SHERP

CT depiction of pulmonary emboli: display window settings

Cited 0 time in webofscience Cited 22 time in scopus
Authors
Bae, Kyongtae; Mody, Gita N; Balfe, Dennis M; Bhalla, Sanjeev; Bhalla, David S; Gutierrez, Fernando R; Menias, Christine O; Woodard, Pamela K; Goo, Jin Mo; Hildebolt, Charles F
Issue Date
2005-06-24
Publisher
Radiological Society of North America
Citation
Radiology 2005; 236:677–684.
Abstract
PURPOSE: To compare computed tomographic (CT) window settings selected by radiologists with those determined by using two alternative approaches for depiction of pulmonary emboli (PE). MATERIALS AND METHODS: Institutional review board approval was obtained; informed consent was not required. This study was compliant with the Health Insurance Portability and Accountability Act. Twenty-five clinical chest CT studies were obtained with a standardized PE protocol and retrospectively evaluated by five chest and two body CT radiologists. Of these studies, 13 were positive for PE, and 12 were negative. At the main pulmonary artery (PA), mean attenuations (MPA) and standard deviations (SDPA) were measured. Initially, images were displayed with a standard mediastinal window setting (window width, W = 400 HU; window center, C = 30 HU), and each observer adjusted the setting to a personally preferred setting (eg, "personal") for PE detection. Images displayed at this setting were compared in a side-by-side fashion with the "modified" (W = MPA + 2 . SDPA, C = W/2) and "double-half" (W = 2 . MPA, C = MPA/2) window setting. Each observer rated images from 1 (ie, most preferred) to 3 (ie, least preferred). For quantitative analysis, window width and center value of each setting were divided by corresponding MPA to compute a width ratio and a center ratio. Window settings and ratings were compared with repeated-measures analysis of variance, paired t tests, and Wilcoxon signed-rank tests. RESULTS: Ratings for all three types of window settings were significantly different (P < .001). Observers preferred their personal settings the most and the modified settings the least. Mean ratios for the seven observers were 1.68 +/- 0.20 for window width and 0.47 +/- 0.08 for window center. Window width ratios for all settings were significantly different from each other (P < .001). Window center ratios were significantly higher for the modified setting than for the double-half setting (P = .013). Values for mean PA attenuation were correlated with window width ratios for six (86%) observers (mean r2 value = 0.29 +/- 0.19, P < or = .03) and with window center ratios for four (57%) observers (mean r2 value = 0.16 +/- 0.14, P < or = .02), thus indicating a trend of setting window width and window center higher when contrast enhancement is lower and vice versa. CONCLUSION: On average, observers selected CT window settings for PE detection at a window width of slightly less than twice the mean PA attenuation and at a window center of about half the mean PA attenuation. Observers tended to use larger window widths and centers as the degree of PA enhancement was lower.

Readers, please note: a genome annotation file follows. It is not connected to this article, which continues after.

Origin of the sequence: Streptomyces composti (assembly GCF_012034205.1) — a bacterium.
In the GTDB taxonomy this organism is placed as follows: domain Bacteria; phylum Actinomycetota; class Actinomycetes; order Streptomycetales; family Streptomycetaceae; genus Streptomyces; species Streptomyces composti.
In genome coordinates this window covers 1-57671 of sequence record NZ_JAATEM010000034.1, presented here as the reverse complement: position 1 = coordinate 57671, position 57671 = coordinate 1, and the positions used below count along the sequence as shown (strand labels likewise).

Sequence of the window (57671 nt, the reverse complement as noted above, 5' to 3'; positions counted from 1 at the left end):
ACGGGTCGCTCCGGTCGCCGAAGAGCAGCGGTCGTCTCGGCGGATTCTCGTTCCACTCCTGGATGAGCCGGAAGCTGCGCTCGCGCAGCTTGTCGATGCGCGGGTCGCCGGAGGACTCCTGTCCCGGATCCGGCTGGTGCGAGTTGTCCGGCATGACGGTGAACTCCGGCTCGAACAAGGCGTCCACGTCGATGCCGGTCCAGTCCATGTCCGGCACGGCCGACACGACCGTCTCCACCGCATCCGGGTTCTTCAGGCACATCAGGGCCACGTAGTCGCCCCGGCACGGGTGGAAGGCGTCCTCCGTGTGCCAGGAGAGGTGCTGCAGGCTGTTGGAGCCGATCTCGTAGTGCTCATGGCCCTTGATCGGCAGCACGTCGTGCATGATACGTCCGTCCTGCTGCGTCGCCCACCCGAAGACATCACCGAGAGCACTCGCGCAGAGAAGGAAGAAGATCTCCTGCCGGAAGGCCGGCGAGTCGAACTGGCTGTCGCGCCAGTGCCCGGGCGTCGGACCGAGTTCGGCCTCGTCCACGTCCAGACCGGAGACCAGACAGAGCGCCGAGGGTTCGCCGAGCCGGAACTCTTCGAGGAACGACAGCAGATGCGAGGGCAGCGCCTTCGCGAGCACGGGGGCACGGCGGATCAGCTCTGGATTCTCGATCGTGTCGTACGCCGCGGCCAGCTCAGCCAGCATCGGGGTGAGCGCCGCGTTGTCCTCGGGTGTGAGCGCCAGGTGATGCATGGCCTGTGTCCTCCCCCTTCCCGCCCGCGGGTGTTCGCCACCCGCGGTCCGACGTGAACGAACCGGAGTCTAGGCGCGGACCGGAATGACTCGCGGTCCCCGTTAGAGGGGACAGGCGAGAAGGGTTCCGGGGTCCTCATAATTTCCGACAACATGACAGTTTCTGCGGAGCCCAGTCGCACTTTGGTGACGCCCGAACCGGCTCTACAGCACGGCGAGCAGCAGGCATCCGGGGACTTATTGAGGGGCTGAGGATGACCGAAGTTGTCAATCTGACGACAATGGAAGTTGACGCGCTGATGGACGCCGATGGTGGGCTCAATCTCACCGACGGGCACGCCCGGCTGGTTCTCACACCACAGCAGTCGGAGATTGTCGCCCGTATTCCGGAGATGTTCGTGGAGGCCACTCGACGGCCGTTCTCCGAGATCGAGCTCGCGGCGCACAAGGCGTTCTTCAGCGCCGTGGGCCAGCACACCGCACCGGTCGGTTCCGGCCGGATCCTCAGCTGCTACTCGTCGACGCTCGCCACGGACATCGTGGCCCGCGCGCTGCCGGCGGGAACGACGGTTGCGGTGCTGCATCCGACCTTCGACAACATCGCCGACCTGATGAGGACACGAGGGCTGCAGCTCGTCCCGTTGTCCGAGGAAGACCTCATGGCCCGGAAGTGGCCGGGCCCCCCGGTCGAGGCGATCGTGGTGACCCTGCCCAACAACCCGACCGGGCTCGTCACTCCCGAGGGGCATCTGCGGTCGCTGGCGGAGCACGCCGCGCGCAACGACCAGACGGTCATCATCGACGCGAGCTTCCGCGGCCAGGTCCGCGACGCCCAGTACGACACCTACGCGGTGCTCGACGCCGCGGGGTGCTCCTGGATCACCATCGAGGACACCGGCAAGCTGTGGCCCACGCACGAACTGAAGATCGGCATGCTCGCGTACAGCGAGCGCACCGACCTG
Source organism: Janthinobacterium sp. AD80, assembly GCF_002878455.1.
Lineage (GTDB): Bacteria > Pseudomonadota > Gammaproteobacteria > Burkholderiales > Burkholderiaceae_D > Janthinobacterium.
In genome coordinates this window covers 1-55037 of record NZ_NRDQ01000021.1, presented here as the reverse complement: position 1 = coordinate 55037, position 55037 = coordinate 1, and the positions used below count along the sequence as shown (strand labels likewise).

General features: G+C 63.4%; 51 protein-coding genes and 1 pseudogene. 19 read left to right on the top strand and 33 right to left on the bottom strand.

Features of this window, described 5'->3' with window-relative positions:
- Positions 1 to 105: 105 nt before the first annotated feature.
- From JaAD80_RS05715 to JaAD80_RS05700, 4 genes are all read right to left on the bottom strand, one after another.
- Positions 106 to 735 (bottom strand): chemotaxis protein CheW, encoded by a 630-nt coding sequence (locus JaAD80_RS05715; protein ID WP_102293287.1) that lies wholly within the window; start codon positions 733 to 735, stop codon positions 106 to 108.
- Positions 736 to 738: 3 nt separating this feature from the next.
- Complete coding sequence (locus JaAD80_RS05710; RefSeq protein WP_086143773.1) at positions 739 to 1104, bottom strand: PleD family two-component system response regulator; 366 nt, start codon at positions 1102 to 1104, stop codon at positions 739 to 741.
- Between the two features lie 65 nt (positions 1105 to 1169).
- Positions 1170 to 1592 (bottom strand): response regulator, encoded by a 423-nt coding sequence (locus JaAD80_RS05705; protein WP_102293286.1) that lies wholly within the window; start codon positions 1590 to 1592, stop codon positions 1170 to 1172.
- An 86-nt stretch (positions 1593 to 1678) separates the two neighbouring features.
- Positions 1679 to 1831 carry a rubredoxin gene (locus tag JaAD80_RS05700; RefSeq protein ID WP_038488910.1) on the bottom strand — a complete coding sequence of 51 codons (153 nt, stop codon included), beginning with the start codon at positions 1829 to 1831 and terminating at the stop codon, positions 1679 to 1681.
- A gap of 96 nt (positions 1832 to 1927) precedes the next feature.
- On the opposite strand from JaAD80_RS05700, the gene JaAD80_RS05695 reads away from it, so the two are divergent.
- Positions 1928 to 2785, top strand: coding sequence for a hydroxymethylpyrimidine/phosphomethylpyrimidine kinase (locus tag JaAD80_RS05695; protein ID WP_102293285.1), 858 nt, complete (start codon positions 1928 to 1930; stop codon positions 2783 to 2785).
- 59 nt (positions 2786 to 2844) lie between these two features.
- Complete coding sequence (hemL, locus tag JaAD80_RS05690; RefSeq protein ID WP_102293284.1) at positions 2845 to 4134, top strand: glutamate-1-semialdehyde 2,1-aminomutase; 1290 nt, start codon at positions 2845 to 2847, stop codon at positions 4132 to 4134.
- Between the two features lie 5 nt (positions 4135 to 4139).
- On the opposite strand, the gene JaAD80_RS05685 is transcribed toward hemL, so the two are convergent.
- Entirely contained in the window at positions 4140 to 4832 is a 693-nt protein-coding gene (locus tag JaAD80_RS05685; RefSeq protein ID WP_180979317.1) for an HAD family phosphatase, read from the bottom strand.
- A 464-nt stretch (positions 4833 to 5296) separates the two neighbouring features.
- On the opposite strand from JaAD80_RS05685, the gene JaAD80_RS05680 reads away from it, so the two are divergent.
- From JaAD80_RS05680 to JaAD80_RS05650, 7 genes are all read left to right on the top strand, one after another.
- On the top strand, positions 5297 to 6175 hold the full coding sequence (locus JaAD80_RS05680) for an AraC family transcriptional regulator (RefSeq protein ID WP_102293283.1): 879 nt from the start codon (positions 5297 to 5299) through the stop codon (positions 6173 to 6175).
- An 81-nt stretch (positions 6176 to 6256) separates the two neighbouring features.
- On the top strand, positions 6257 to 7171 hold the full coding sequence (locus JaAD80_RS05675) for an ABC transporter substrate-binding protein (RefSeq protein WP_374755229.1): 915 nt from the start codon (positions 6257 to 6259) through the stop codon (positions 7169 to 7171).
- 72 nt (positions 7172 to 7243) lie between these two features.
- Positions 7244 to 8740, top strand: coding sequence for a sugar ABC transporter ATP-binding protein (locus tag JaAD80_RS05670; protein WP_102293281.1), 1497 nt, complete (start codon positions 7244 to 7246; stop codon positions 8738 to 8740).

ISSN
0033-8419 (Print)
1527-1315 (Electronic)
Language
English
URI
http://www.ncbi.nlm.nih.gov/entrez/query.fcgi?cmd=Retrieve&db=PubMed&dopt=Citation&list_uids=15972332

http://hdl.handle.net/10371/10137
DOI
https://doi.org/10.1148/radiol.2362041558
Files in This Item:
There are no files associated with this item.
Appears in Collections:
College of Medicine/School of Medicine (의과대학/대학원)Radiology (영상의학전공)Journal Papers (저널논문_영상의학전공)
  • mendeley

Items in S-Space are protected by copyright, with all rights reserved, unless otherwise indicated.

Browse